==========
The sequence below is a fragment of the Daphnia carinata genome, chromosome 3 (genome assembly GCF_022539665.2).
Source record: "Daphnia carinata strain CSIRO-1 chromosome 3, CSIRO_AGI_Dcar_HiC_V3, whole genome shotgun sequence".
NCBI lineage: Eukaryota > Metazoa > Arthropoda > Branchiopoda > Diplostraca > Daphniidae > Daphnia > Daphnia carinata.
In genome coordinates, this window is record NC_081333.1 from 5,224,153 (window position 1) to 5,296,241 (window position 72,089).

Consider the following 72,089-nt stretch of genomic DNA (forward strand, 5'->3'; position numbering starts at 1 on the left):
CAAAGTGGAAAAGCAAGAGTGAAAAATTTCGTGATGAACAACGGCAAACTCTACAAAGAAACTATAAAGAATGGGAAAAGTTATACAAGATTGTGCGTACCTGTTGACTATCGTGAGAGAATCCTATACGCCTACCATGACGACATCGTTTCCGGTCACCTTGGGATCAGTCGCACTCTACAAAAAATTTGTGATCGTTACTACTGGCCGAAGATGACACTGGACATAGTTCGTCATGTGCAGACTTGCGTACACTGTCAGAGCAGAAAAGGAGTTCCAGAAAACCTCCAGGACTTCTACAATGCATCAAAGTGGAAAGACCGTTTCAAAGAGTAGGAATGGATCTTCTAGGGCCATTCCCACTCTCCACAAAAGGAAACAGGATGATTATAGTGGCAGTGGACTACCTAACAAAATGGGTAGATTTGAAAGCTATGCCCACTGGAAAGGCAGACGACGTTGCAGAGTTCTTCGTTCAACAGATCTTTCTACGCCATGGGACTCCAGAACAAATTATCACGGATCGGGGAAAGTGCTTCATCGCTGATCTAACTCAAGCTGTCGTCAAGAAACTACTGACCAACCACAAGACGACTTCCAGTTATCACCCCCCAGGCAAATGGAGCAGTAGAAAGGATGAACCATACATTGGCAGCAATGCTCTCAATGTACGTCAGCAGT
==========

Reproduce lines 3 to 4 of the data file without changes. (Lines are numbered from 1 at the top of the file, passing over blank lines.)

NCBI lineage: Eukaryota > Metazoa > Arthropoda > Branchiopoda > Diplostraca > Daphniidae > Daphnia > Daphnia carinata.
In genome coordinates, this window is record NC_081333.1 from 5,224,153 (window position 1) to 5,296,241 (window position 72,089).